Erasure at Glendale Central Library

February 15, 2019 – April 14, 2019 — ERASURE: Native American Genocide: A Legacy

  • Opening Reception: Friday, February 15, 7:00 p.m.
  • This exhibit presents work by indigenous artists aiming to reclaim and redefine Indian history using their own narratives, bringing erasure to light through brazen political imagery, subtle constructions, and work that upends ubitiquitous Indian stereotypes.

The legacy of the genocide of native populations by the U.S. government and early settlers “remains hidden in plain sight” according to UCLA Professor and Author Benjamin Madley. Madley is the first historian to uncover the full extent of the involvement of state and federal officials, and the taxpayer dollars that supported the indigenous genocide.

Erasure—Native American Genocide: A Legacy at ReflectSpace Gallery brings some of that history into focus. Through the work of Native artists, the exhibit presents work sourced from personal histories and internal/external explorations of Native American identity. The artists aim to bring erasure to light through brazen political imagery, subtle constructions and work that upends ubiquitous Indian stereotypes. They take diverse and bold approaches to reclaiming and redefining their history using their own narratives.

About the Artists 
ReflectSpace artists in Erasure: Gerald Clarke, Mercedes Dorame, River Garza, Pamela J. Peters, and William Wilson.
Gerald Clarke is a member of the Cahuilla Band of Indians. He lives on the Cahuilla Indian reservation and his artwork reflects a deep connection to his community and land. In his work one can see an incessant and unsettled search for meaning: employing every and all media, including found objects and so-called “trash” Clarke forces the viewer to re-consider preconceived notions about American Indians.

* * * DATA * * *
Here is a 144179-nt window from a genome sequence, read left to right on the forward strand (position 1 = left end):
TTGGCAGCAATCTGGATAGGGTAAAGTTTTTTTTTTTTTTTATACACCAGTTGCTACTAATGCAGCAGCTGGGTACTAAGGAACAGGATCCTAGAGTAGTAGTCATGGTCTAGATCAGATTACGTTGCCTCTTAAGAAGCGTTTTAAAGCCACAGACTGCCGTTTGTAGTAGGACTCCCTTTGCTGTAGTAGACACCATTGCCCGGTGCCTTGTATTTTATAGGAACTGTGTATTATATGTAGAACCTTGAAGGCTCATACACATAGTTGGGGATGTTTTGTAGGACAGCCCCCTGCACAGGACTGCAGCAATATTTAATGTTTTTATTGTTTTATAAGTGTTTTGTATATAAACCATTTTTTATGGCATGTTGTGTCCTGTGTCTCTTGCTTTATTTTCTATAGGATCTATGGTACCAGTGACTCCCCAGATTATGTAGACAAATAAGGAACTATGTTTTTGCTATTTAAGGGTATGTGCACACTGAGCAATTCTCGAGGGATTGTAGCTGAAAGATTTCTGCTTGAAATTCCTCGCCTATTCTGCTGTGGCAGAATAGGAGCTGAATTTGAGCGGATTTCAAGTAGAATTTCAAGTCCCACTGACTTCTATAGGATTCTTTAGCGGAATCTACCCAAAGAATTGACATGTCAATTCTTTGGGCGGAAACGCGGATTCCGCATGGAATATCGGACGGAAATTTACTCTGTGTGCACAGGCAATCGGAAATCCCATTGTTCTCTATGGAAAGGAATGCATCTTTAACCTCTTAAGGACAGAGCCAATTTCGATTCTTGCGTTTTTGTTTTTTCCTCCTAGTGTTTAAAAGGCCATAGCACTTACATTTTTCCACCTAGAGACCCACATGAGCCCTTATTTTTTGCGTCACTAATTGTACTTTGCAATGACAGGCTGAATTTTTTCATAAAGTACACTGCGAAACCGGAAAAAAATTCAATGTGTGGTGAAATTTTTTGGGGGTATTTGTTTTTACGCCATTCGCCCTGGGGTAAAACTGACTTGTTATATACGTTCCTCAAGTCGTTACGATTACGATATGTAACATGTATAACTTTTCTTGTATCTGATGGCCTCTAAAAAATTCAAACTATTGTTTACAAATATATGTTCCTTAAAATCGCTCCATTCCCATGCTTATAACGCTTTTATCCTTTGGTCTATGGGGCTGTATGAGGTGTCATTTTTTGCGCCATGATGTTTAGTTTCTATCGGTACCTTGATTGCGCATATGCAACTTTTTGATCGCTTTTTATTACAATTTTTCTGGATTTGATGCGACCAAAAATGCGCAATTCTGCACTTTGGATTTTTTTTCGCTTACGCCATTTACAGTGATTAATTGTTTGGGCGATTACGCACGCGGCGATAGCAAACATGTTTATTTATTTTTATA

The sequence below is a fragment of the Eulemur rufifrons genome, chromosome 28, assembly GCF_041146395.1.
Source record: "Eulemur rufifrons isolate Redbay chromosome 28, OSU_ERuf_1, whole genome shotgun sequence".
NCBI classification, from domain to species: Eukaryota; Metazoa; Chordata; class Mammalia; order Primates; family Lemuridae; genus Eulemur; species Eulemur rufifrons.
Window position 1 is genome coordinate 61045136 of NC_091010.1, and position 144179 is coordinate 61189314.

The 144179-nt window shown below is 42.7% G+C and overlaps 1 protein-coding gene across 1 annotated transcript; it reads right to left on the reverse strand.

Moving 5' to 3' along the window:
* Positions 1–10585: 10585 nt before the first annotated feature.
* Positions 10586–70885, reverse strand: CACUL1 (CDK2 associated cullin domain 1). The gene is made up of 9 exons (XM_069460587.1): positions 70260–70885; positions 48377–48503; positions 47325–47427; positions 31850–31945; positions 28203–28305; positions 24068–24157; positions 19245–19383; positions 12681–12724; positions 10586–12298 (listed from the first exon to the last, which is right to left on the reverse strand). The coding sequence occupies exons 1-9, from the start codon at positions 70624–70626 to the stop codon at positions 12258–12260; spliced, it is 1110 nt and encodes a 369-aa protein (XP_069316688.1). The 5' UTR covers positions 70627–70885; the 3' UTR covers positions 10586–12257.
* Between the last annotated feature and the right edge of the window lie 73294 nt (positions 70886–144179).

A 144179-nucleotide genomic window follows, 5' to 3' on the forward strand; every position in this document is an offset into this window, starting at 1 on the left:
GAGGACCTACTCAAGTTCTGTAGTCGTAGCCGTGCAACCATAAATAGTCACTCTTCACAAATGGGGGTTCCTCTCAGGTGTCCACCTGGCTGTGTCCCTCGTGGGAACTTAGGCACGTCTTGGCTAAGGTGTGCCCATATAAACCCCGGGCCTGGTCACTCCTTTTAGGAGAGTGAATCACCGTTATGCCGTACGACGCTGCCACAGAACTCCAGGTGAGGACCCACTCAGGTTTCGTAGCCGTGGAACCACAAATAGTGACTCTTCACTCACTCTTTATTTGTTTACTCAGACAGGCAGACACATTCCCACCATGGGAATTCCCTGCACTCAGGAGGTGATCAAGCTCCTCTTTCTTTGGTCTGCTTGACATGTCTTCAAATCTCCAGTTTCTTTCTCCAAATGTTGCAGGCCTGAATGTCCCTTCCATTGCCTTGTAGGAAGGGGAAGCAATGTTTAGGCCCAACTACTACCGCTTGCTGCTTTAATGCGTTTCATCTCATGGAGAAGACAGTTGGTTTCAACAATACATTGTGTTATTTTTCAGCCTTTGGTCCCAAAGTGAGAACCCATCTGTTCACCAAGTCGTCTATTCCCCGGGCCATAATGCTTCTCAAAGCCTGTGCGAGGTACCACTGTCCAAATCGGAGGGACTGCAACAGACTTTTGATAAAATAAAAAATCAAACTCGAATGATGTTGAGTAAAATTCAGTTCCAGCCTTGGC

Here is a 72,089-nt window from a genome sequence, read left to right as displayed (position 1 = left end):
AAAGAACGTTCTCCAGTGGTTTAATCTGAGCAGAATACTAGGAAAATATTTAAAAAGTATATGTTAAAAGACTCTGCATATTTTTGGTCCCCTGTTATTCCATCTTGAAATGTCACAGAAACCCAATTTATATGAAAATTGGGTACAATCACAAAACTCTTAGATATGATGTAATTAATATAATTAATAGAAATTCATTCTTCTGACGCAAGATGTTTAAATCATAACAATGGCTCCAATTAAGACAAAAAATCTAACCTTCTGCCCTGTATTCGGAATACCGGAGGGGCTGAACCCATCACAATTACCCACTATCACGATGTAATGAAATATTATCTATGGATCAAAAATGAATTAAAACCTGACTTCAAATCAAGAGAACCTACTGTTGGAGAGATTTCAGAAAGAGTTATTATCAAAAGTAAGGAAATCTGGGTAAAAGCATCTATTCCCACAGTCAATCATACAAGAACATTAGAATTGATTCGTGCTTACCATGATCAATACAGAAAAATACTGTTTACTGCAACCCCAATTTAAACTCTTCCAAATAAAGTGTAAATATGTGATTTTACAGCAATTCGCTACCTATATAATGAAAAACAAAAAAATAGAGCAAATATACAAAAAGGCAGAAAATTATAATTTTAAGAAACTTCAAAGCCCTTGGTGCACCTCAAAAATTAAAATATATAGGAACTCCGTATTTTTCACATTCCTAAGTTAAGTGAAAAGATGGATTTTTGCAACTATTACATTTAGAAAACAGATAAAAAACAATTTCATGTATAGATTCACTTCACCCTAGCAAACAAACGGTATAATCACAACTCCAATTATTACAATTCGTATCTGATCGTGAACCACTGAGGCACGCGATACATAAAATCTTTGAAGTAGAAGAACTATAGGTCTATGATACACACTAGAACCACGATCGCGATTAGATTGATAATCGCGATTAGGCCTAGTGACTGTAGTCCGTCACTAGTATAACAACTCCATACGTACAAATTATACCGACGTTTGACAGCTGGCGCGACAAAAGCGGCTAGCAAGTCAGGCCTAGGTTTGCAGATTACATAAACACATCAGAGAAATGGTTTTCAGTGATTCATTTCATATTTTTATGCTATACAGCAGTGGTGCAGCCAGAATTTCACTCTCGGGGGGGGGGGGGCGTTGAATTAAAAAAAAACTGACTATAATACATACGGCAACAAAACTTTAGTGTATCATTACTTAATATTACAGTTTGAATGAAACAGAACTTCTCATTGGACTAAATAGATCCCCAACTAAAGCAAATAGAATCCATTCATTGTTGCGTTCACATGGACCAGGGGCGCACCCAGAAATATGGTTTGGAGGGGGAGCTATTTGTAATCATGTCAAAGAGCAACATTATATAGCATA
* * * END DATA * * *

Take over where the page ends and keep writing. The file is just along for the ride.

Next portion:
Mercedes Dorame is likewise deeply connected to her native roots. She uses photography as a way to explore, re-imagine, and connect to her Gabrielino-Tongva tribal culture and bring visibility to contemporary indigenous experience. Much like the fluid and instinctual practices of her indigenous ancestors, Dorame merges and melds multiple artistic media and native materials to create unique installations.

River Garza is a self-taught mixed media artist telling a contemporary narrative of Native people. Raised in Gardena, his work is deeply affected by Los Angeles as an urban space and his tribal Tongva/Gabrielino community. These influences pull Garza’s work in opposite directions but also turn inward and enable him to strike a delicate balance: between dirt and concrete, past and future, peace and violence.

Pamela J. Peters is an L.A.-based Navajo multi-media photographer and filmmaker who upends well-worn Indian stereotypes. In her series titled “Real Ndnz Retake Hollywood,” Native people pose as actors and actresses evocative of the glamorous 1940s era Hollywood. Her work also addresses the “exile” of a whole generation of Indians from the reservation: an insidious and hidden history which is a real and continuing legacy of genocide of her Navajo nation.

William Wilson is a Navajo artist based in Santa Fe who confronts the way American culture is enamored with Native representations from 1907 to 1930 by photographer Edward S. Curtis. His work supplants Curtis’ “Settler” gaze with a contemporary vision of Native North America. Using a large format (8×10) wet plate collodion studio photography process, Wilson employs Curtis’ methodology but subverts the gaze to create unique and contemporary portraits of Native Americans.

PassageWay artists are Votan Henriquez, Randy Kemp, Douglas Miles, Felicia Montes, Kimberly Robertson, Marianne Sadowski. The PassageWay gallery will display a number of serigraphs on loan from our institutional partner, Self Help Graphics and Art in Los Angeles. These works enhance and expand the scope and depth of Erasure.


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